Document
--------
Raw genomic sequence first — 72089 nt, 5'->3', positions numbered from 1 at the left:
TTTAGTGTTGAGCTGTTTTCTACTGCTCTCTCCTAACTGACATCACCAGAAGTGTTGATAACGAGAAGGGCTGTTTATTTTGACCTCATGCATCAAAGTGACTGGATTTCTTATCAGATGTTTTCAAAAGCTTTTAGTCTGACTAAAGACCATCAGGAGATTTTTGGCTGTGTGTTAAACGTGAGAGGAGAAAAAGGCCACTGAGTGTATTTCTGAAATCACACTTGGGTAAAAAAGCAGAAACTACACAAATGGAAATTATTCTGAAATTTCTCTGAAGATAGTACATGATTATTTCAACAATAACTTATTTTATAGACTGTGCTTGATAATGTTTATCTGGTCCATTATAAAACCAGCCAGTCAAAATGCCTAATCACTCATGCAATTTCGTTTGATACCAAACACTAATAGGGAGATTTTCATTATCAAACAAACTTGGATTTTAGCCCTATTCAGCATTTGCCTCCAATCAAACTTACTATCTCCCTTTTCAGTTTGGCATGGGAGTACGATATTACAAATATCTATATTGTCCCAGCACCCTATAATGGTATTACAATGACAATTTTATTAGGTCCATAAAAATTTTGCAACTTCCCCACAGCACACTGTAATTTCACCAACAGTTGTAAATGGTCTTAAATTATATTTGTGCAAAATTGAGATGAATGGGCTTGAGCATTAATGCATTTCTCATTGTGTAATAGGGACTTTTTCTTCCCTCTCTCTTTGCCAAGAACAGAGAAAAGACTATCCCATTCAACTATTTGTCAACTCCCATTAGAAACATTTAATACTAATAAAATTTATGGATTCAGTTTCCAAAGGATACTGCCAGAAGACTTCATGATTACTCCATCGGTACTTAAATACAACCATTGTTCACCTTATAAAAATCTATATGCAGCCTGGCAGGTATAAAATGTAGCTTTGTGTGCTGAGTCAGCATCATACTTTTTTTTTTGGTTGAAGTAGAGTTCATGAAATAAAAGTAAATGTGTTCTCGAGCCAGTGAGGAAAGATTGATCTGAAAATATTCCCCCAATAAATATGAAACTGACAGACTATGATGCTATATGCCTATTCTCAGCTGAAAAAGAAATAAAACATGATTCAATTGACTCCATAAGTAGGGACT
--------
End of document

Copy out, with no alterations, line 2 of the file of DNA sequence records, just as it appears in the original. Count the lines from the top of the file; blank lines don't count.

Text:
TTTAGTGTTGAGCTGTTTTCTACTGCTCTCTCCTAACTGACATCACCAGAAGTGTTGATAACGAGAAGGGCTGTTTATTTTGACCTCATGCATCAAAGTGACTGGATTTCTTATCAGATGTTTTCAAAAGCTTTTAGTCTGACTAAAGACCATCAGGAGATTTTTGGCTGTGTGTTAAACGTGAGAGGAGAAAAAGGCCACTGAGTGTATTTCTGAAATCACACTTGGGTAAAAAAGCAGAAACTACACAAATGGAAATTATTCTGAAATTTCTCTGAAGATAGTACATGATTATTTCAACAATAACTTATTTTATAGACTGTGCTTGATAATGTTTATCTGGTCCATTATAAAACCAGCCAGTCAAAATGCCTAATCACTCATGCAATTTCGTTTGATACCAAACACTAATAGGGAGATTTTCATTATCAAACAAACTTGGATTTTAGCCCTATTCAGCATTTGCCTCCAATCAAACTTACTATCTCCCTTTTCAGTTTGGCATGGGAGTACGATATTACAAATATCTATATTGTCCCAGCACCCTATAATGGTATTACAATGACAATTTTATTAGGTCCATAAAAATTTTGCAACTTCCCCACAGCACACTGTAATTTCACCAACAGTTGTAAATGGTCTTAAATTATATTTGTGCAAAATTGAGATGAATGGGCTTGAGCATTAATGCATTTCTCATTGTGTAATAGGGACTTTTTCTTCCCTCTCTCTTTGCCAAGAACAGAGAAAAGACTATCCCATTCAACTATTTGTCAACTCCCATTAGAAACATTTAATACTAATAAAATTTATGGATTCAGTTTCCAAAGGATACTGCCAGAAGACTTCATGATTACTCCATCGGTACTTAAATACAACCATTGTTCACCTTATAAAAATCTATATGCAGCCTGGCAGGTATAAAATGTAGCTTTGTGTGCTGAGTCAGCATCATACTTTTTTTTTTGGTTGAAGTAGAGTTCATGAAATAAAAGTAAATGTGTTCTCGAGCCAGTGAGGAAAGATTGATCTGAAAATATTCCCCCAATAAATATGAAACTGACAGACTATGATGCTATATGCCTATTCTCAGCTGAAAAAGAAATAAAACATGATTCAATTGACTCCATAAGTAGGGACT